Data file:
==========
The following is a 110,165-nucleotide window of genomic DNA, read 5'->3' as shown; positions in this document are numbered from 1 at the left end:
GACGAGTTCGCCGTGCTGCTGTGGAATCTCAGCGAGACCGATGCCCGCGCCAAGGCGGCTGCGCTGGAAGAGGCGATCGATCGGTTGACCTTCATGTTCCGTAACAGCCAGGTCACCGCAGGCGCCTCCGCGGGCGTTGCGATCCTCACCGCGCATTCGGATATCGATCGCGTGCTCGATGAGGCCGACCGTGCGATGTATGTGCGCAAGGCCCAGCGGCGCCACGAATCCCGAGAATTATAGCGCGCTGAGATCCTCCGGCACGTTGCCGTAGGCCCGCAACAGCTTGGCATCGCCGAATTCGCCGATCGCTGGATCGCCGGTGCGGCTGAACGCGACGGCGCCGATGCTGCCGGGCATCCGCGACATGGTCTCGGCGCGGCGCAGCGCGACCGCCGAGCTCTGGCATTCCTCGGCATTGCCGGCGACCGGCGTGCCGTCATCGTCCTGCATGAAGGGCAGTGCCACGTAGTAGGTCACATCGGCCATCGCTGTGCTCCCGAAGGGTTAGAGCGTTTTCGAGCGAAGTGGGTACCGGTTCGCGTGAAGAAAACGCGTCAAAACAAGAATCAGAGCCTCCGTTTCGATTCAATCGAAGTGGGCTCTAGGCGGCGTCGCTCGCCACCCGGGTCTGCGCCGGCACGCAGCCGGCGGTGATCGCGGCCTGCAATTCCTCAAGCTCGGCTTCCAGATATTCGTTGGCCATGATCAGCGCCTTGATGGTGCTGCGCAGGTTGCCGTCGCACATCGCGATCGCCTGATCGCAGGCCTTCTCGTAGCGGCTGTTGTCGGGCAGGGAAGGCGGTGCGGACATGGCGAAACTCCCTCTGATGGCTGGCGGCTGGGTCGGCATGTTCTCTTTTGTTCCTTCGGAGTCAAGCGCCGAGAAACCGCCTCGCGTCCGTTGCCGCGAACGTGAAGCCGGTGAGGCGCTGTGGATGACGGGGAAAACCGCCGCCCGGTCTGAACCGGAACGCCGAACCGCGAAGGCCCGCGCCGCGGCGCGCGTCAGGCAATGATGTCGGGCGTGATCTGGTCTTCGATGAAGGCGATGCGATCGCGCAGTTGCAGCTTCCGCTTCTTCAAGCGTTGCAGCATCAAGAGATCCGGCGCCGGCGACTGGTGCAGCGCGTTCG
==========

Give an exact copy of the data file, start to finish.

The following is a 110,165-nucleotide window of genomic DNA, read 5'->3' as shown; positions in this document are numbered from 1 at the left end:
GACGAGTTCGCCGTGCTGCTGTGGAATCTCAGCGAGACCGATGCCCGCGCCAAGGCGGCTGCGCTGGAAGAGGCGATCGATCGGTTGACCTTCATGTTCCGTAACAGCCAGGTCACCGCAGGCGCCTCCGCGGGCGTTGCGATCCTCACCGCGCATTCGGATATCGATCGCGTGCTCGATGAGGCCGACCGTGCGATGTATGTGCGCAAGGCCCAGCGGCGCCACGAATCCCGAGAATTATAGCGCGCTGAGATCCTCCGGCACGTTGCCGTAGGCCCGCAACAGCTTGGCATCGCCGAATTCGCCGATCGCTGGATCGCCGGTGCGGCTGAACGCGACGGCGCCGATGCTGCCGGGCATCCGCGACATGGTCTCGGCGCGGCGCAGCGCGACCGCCGAGCTCTGGCATTCCTCGGCATTGCCGGCGACCGGCGTGCCGTCATCGTCCTGCATGAAGGGCAGTGCCACGTAGTAGGTCACATCGGCCATCGCTGTGCTCCCGAAGGGTTAGAGCGTTTTCGAGCGAAGTGGGTACCGGTTCGCGTGAAGAAAACGCGTCAAAACAAGAATCAGAGCCTCCGTTTCGATTCAATCGAAGTGGGCTCTAGGCGGCGTCGCTCGCCACCCGGGTCTGCGCCGGCACGCAGCCGGCGGTGATCGCGGCCTGCAATTCCTCAAGCTCGGCTTCCAGATATTCGTTGGCCATGATCAGCGCCTTGATGGTGCTGCGCAGGTTGCCGTCGCACATCGCGATCGCCTGATCGCAGGCCTTCTCGTAGCGGCTGTTGTCGGGCAGGGAAGGCGGTGCGGACATGGCGAAACTCCCTCTGATGGCTGGCGGCTGGGTCGGCATGTTCTCTTTTGTTCCTTCGGAGTCAAGCGCCGAGAAACCGCCTCGCGTCCGTTGCCGCGAACGTGAAGCCGGTGAGGCGCTGTGGATGACGGGGAAAACCGCCGCCCGGTCTGAACCGGAACGCCGAACCGCGAAGGCCCGCGCCGCGGCGCGCGTCAGGCAATGATGTCGGGCGTGATCTGGTCTTCGATGAAGGCGATGCGATCGCGCAGTTGCAGCTTCCGCTTCTTCAAGCGTTGCAGCATCAAGAGATCCGGCGCCGGCGACTGGTGCAGCGCGTTCG